Saturday afternoon, Morgan strolled down to the river with a friend. An hour later, they came back with four wild baby birds. Then Morgan said, “Good luck with that!” and she went to camp for a week.
Okay, she didn’t leave for camp till the next morning, but the rest of it is true.
She found a destroyed nest on the bank of the river, with the four babies scattered nearby. If I’d been there, I wouldn’t have let her pick them up, but I wasn’t there. By the time she brought them back to the house, I wasn’t sure what the right thing was to do since she’d already handled them and removed them from the nest’s location. Probably, having had a few days since then to read up on baby birds, the right thing to do would have been to have her take the babies right back to the riverbank and put them right back where she found them, on the chance the mother bird would have come back to rescue them.
By the time I’d read enough to think that was probably the right thing to do, it was way past the window of time in which that could have been done.
I started calling wildlife rehabbers I found listed on the internet. It was a holiday weekend, though, and I couldn’t find anyone so I had to figure out how to keep the babies alive. And just where was Morgan? I fed them a mushy mixture I made by dissolving chick feed in warm water, delivering it to them with a small syringe.
All four ate eagerly and seemed strong and healthy. (You see me feed three in the video clip, but don’t worry, the fourth one got fed, too. That clip only shows part of one feeding. Each baby was taking two syringefuls per feeding, and I fed them as often as possible.)
Keeping wild baby birds, sweet as they are, isn’t on my agenda. They need to be fed constantly. Besides, it’s illegal to possess wild animals, not to mention that I don’t know what I’m doing. I pretty much treated them like baby chicks (except you don’t have to mush up the feed for chicks and give it to them in a syringe). I kept the birds in a room shut away from the cats, warm and fed frequently, in a cardboard box, nested in alfalfa, and continued trying to dig up a wildlife rehabber.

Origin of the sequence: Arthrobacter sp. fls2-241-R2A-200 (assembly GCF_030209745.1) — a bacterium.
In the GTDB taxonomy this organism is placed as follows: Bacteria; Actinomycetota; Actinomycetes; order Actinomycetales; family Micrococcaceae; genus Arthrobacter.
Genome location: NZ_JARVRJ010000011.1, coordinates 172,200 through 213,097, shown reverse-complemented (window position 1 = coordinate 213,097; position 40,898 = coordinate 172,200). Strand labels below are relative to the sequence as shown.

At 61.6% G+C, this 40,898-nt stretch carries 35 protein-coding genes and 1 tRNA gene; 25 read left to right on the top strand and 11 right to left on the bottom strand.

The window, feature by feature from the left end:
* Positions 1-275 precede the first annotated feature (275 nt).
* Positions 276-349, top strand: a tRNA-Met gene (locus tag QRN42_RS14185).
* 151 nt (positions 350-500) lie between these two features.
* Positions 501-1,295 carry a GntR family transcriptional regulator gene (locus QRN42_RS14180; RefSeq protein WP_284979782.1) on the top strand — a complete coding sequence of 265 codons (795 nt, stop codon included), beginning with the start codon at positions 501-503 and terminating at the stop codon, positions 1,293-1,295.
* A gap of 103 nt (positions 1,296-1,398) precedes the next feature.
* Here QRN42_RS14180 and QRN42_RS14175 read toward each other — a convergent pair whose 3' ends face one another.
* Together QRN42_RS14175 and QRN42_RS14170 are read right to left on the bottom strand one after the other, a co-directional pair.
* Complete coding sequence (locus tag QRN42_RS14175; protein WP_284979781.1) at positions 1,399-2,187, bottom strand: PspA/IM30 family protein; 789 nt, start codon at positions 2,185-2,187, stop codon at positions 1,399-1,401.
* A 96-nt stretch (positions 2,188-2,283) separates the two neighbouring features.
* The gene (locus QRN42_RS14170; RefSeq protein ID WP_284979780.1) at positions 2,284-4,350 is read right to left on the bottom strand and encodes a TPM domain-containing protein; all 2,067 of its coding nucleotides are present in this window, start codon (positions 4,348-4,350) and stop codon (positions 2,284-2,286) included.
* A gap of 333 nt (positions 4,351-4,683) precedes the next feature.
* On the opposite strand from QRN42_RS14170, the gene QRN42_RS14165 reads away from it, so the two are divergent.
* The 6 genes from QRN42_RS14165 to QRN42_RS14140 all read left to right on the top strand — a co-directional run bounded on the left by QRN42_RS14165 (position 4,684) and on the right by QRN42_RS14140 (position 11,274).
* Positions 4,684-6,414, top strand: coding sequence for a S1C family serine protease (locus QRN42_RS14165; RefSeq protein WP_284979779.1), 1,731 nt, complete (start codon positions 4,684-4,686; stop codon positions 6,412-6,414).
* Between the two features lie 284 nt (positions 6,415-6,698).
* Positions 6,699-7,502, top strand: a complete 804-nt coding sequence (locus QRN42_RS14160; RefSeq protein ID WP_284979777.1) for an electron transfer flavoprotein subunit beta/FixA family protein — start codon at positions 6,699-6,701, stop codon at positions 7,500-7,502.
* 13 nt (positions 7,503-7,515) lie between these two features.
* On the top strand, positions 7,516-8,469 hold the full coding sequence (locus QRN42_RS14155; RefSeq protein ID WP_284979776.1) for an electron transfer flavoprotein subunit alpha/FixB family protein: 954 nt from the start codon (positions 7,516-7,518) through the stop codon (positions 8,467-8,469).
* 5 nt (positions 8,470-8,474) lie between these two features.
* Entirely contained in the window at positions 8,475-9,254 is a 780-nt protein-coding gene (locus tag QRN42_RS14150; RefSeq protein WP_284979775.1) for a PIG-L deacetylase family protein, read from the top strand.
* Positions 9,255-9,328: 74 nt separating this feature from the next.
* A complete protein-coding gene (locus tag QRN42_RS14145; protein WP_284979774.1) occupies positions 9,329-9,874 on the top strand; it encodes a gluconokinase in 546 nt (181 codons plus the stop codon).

By Monday morning, I was talking to Ron at Three Rivers Avian Center, located a couple of hours south of Charleston. Ron is a wildlife rehabilitation specialist and he was just what my sweet little baby birds needed.
I took the baby birds out to my Jeep in the box I’d been keeping them in. They had an hour-long drive to the big city.
I met Ron and his partner at a Go-Mart in Charleston and handed over my charges, alive and strong, but slightly mixed up as I had almost convinced them that they were chickens.
They put the babies into a bird carrier box.
Ron told me these are two-week old sparrows.
Thank goodness for places–and people–like Three Rivers Avian Center. I felt absolutely confident and yet absurdly possessive at the same as I watched them take my babies into their much more competent care.
I’m sure I did almost everything wrong, but I did keep them alive–in my care for just under 48 hours–until I could get them to proper, expert management. (By the way, according to Ron, the best thing to feed baby birds is wax worms and mealworms.) Our baby sparrows are now in the best of hands–specifically, NOT MINE.
Now I can’t wait till Morgan gets home from camp so I can beat her.
Update from Three Rivers Avian Center: Two of the babies died. (sob) But, the other two are thriving, and not only are they thriving, they have been adopted by a new mama! After getting a better look at the babies, Ron determined that they were actually Eastern Phoebes. Upon discovering an Eastern Phoebe nearby, he placed the two remaining babies outside where the mother could hear them chirping. She flew down and got excited, so he placed them in a basket and hung it in the tree. The mother is now feeding the babies! They are back where they belong, in the wild, being cared for by a mother bird. Fabulous!